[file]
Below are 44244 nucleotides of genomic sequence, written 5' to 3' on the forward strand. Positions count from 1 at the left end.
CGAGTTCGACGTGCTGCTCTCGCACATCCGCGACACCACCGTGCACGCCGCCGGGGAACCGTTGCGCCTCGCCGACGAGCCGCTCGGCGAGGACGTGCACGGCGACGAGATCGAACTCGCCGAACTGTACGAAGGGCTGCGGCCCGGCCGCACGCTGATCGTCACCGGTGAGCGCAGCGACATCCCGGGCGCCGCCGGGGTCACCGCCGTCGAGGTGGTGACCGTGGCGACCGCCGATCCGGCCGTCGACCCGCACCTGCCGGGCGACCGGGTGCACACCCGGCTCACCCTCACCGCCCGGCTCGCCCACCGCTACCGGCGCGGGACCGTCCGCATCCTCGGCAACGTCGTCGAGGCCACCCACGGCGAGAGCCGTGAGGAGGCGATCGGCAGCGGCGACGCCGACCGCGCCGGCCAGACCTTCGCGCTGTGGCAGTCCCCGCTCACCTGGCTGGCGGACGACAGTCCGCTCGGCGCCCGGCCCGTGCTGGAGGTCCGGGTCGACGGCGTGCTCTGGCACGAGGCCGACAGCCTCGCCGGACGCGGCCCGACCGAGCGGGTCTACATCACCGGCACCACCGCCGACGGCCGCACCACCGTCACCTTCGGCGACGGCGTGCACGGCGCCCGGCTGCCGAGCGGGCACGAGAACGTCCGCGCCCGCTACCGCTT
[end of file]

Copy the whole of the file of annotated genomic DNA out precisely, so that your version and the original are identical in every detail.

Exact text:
Below are 44244 nucleotides of genomic sequence, written 5' to 3' on the forward strand. Positions count from 1 at the left end.
CGAGTTCGACGTGCTGCTCTCGCACATCCGCGACACCACCGTGCACGCCGCCGGGGAACCGTTGCGCCTCGCCGACGAGCCGCTCGGCGAGGACGTGCACGGCGACGAGATCGAACTCGCCGAACTGTACGAAGGGCTGCGGCCCGGCCGCACGCTGATCGTCACCGGTGAGCGCAGCGACATCCCGGGCGCCGCCGGGGTCACCGCCGTCGAGGTGGTGACCGTGGCGACCGCCGATCCGGCCGTCGACCCGCACCTGCCGGGCGACCGGGTGCACACCCGGCTCACCCTCACCGCCCGGCTCGCCCACCGCTACCGGCGCGGGACCGTCCGCATCCTCGGCAACGTCGTCGAGGCCACCCACGGCGAGAGCCGTGAGGAGGCGATCGGCAGCGGCGACGCCGACCGCGCCGGCCAGACCTTCGCGCTGTGGCAGTCCCCGCTCACCTGGCTGGCGGACGACAGTCCGCTCGGCGCCCGGCCCGTGCTGGAGGTCCGGGTCGACGGCGTGCTCTGGCACGAGGCCGACAGCCTCGCCGGACGCGGCCCGACCGAGCGGGTCTACATCACCGGCACCACCGCCGACGGCCGCACCACCGTCACCTTCGGCGACGGCGTGCACGGCGCCCGGCTGCCGAGCGGGCACGAGAACGTCCGCGCCCGCTACCGCTT